Volume 457, Number 1, October I 2006
|Page(s)||145 - 155|
|Section||Galactic structure, stellar clusters, and populations|
|Published online||12 September 2006|
Galaxy clustering from COMBO-17: the halo occupation distribution at = 0.6
Institute for Astronomy, University of Edinburgh, Royal Observatory, Blackford Hill, Edinburgh EH9 3HJ, UK
2 Max-Planck-Institut für Extraterrestrische Physik, Giessenbachstraße, 85748 Garching, Germany e-mail: email@example.com
3 Max-Planck-Institut für Astronomie, Königstuhl 17, 69117 Heidelberg, Germany
4 Department of Physics, University of Oxford, Denys Wilkinson Building., Keble Road, Oxford OX1 3RH, UK
Accepted: 26 June 2006
We present measurements of galaxy clustering at redshift using galaxies with photometric redshifts over an area of 0.78 deg2 from the COMBO-17 survey. To obtain a result that is unaffected by redshift uncertainties, we calculate the projected correlation function , giving results for red sequence and blue cloud galaxies separately. The correlation function of the red galaxies displays clear deviations from a power law at comoving separations around 1 to , and similar but weaker trends are suggested by the data for the blue galaxies. To interpret these results, we fit the correlation functions with analytical predictions derived from a simple halo occupation model. This combines linear clustering of the underlying mass with a description of the number of galaxies occupying each dark-matter halo (the halo occupation distribution). If the occupation numbers are taken to be a simple power law , then and for red and blue galaxies respectively. These figures are little different from the values required to fit present-day clustering data. The power-spectrum shape is assumed to be known in this exercise, but we allow the data to determine the preferred value of , the linear power-spectrum normalization. The average normalization inferred from red and blue galaxies at is at zero redshift, consistent with independent estimates of this local value. This agreement can be regarded as a verification of the hierarchical growth of the halo mass function.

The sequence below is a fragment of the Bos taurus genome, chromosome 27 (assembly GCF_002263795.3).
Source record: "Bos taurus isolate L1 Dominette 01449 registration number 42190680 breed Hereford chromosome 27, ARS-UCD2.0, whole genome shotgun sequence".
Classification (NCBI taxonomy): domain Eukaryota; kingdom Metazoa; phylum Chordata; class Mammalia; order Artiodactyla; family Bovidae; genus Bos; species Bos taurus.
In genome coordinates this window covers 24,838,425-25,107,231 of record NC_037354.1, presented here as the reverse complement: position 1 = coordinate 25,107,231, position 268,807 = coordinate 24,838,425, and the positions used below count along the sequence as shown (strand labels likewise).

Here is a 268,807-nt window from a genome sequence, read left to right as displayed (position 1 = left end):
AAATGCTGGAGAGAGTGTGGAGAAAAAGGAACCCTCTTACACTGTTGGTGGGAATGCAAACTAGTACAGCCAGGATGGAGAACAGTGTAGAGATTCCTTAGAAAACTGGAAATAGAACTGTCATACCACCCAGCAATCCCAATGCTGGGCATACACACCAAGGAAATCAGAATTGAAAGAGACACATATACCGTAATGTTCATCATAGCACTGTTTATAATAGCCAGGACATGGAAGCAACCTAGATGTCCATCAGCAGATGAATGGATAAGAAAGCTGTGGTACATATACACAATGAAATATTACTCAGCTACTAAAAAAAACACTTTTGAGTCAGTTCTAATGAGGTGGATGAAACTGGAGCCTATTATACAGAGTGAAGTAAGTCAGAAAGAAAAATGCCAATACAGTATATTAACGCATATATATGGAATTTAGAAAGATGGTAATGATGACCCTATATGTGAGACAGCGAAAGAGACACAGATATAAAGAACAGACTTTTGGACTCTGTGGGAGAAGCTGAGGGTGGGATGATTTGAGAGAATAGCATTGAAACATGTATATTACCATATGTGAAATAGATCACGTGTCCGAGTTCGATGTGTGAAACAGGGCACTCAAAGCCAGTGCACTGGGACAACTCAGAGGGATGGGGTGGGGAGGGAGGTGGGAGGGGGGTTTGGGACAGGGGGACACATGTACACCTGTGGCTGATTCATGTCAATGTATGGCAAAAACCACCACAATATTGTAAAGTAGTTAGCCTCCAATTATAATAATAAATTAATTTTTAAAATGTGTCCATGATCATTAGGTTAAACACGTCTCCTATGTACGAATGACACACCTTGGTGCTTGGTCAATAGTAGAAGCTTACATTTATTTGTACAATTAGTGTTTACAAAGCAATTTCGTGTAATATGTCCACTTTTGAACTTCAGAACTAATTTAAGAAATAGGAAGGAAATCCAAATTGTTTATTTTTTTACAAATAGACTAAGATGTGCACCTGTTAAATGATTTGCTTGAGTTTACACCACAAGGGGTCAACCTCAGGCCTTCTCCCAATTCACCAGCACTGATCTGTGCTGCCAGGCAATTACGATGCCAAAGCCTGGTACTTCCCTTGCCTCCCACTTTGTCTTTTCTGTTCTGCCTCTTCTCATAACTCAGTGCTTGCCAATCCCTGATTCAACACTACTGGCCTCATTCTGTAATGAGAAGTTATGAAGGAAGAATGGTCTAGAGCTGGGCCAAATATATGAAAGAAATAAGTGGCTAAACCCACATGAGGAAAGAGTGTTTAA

Key words: large-scale structure of Universe / galaxies: statistics / cosmological parameters
© ESO, 2006
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